By Matt Fussell
In this pastel lesson, we'll take a look at drawing a cat. Applications are primarily made with pastel pencils but for larger areas, we'll apply broader applications with traditional pastels. Pastel pencils allow the artist to develop a high level of detail without sacrificing the softer appearance of pastels.
The following video demonstrates how to draw a cat with pastel pencils and traditional pastels. (More on this lesson can be found under the video, further down the page.)
Pastels, loved by artists for their painterly appearance, soft colors, and immediate results, come in several different forms. Traditional stick pastels are chalky and dusty but can cover surfaces quickly. Blending is a breeze with a finger, blending stump, or chamois. Colors are easily layered.
Despite these wonderful characteristics, some may find it difficult to control the medium. For those that desire quite a bit more control, pastel pencils are an attractive option.
Just as the name implies, pastel pencils consist of the pastel medium encased within a wooden shaft. Because they can be sharpened to a fine point, details are easily achieved within a drawing. And just like with traditional stick pastels, colors are easily blended and layered.
When used together, traditional soft pastels and pastel pencils allow the artist to cover large areas without sacrificing precise details - or the painterly appearance of the finished work.
Since pastel pencils share many of the characteristics of traditional soft pastels, the surfaces in which they are applied are the same. Textured papers, with a bit of tooth, allow for multiple layers of the material. Although heavily textured papers are available, those with a medium tooth tend to perform the best.
Canson manufacturers a suitable surface for drawing with pastel pencils. Their Mi-Teintes pastel paper is available in various tones and features a heavily textured surface as well as a slightly smoother one. The smoother surface may be the best option if details are of the highest importance.
Although working on white surface may be your first instinct, toned papers typically provide the artist a bit of contrast as the colors are applied. This helps the artist to better evaluate the value relationships much earlier in the drawing process.
We'll start with a contour line drawing of the cat with a white pastel pencil. Graphite is avoided since it is likely to mix with the subsequent pastel applications producing unwanted grays. (General's Pastel Pencils are used in this demonstration.)
Since the eyes of the cat will become the focal point, we'll start with pastel applications in this location. Light Blue is applied to fill in the shape before applying a Dark Gray, Van Dyke Brown and Cobalt Blue over the top. Highlights are filled in with a heavy application of white and the lower portion of the eye is lightened. Black is used for the dark areas around the eye and for the pupil. A blending stump is used to blend the colors in areas resulting in a more natural appearance.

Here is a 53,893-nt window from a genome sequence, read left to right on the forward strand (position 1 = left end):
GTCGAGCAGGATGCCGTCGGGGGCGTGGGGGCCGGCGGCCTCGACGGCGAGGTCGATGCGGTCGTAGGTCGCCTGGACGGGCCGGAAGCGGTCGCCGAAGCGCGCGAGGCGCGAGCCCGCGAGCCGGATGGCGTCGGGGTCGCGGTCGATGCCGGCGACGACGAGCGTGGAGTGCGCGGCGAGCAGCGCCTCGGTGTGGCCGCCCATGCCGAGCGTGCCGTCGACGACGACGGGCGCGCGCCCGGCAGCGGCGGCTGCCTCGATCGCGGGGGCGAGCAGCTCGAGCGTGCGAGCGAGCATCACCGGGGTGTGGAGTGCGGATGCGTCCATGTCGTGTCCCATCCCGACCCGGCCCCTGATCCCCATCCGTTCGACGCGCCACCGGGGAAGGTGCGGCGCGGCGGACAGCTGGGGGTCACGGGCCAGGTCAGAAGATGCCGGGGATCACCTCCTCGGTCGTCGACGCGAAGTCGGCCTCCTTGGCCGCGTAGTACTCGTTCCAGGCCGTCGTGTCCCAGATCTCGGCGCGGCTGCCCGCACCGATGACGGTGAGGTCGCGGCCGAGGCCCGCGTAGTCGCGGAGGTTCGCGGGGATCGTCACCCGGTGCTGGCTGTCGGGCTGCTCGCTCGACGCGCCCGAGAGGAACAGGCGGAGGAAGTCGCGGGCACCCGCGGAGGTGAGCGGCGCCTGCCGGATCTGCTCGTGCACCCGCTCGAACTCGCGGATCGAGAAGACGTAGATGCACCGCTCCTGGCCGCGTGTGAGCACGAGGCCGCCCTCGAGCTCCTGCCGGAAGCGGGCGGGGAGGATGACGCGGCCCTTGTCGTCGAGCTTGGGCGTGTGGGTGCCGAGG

With the eyes complete, we'll move on to addressing the ear. Since we have a bit more room to work, we'll fill in the shape with soft pastels before applying pencil applications over the top. A flesh color is applied first along with a bit of Burnt Sienna. These colors are blended with a finger.
Burnt Umber is used to darken the lower portions of the ear while white is used to lighten the upper portion. A pink pastel pencil is used to add a "pop" of color, before layering white pastel pencils applications to strengthen the highlights. Light Flesh, Black and White are used to pull up marks from the lower portion in order to communicate the fur within the ear.
The darker fur on the upper left portion of the face is speckled with several colors. Yellow Ochre, Light Flesh, Black and White are all applied here.
Strokes are pulled to mimic the texture of the fur and then blended with a blending stump, before applying more deliberate strokes over the top. Strokes are also pulled so that flow with the direction that the hair grows in order to help communicate the form of the head.
The nose is addressed with an application of Sanguine to fill up the shape before darkening areas with black. For the lighter upper portion of the nose, Light Flesh and a touch of White is applied.
Black, Gray, and White are applied to the body of the cat and just underneath the head to create a transition of value. These applications are made with traditional pastels and blended with a finger to smooth the transition.
Gray is applied over the darkest areas at the bottom of the body to indicate a bit of fur. Over the top of the midtone areas on the lower portion of the face, Light Flesh and White is applied with pastel pencils.
After blending the rest of the face and adding a few darker spots for the whiskers, color is laid underneath the cat. A Cream pastel is applied and blended. Burnt Umber is used to create a soft shadow while White is used to indicate a subtle highlight.
Additional stronger strokes are made with the White pastel pencil on the lower portion of the face to highlight the fur while the shadow underneath the cat is strengthened with black.
With a sharpened White pastel pencil, we can pull out longer, deliberate strokes for the whiskers.
A few darker and shorter whiskers are also added to finish the drawing.